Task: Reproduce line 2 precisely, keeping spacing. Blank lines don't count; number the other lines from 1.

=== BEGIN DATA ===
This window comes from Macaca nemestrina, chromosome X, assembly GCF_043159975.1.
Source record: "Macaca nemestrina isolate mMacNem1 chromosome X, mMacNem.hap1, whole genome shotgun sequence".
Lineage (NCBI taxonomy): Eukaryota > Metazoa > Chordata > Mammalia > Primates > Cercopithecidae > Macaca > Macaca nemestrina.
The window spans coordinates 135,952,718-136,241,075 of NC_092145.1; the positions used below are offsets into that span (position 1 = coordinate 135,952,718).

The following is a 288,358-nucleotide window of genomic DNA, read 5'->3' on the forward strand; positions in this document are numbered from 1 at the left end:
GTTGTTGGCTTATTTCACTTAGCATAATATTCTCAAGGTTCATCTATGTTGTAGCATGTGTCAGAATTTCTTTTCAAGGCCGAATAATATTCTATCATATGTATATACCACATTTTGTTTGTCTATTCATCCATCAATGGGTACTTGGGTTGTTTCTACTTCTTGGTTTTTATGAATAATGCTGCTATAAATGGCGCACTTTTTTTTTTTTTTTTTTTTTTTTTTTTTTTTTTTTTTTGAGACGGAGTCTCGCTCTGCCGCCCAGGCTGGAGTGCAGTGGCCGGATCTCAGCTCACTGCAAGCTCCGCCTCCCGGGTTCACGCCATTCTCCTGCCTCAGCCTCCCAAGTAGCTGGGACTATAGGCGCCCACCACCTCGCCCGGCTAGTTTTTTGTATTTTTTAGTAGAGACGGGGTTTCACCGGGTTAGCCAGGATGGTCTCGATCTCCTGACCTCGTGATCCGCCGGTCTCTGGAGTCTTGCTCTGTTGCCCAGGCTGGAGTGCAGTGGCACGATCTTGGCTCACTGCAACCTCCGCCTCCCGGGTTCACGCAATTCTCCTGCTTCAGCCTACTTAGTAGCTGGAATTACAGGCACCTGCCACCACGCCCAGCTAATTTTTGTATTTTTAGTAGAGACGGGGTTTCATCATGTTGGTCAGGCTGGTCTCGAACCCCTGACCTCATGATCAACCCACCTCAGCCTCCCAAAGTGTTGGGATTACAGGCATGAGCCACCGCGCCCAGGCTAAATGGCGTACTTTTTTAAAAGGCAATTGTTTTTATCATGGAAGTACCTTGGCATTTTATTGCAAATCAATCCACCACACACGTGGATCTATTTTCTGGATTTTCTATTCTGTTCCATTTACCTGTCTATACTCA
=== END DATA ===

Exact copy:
Source record: "Macaca nemestrina isolate mMacNem1 chromosome X, mMacNem.hap1, whole genome shotgun sequence".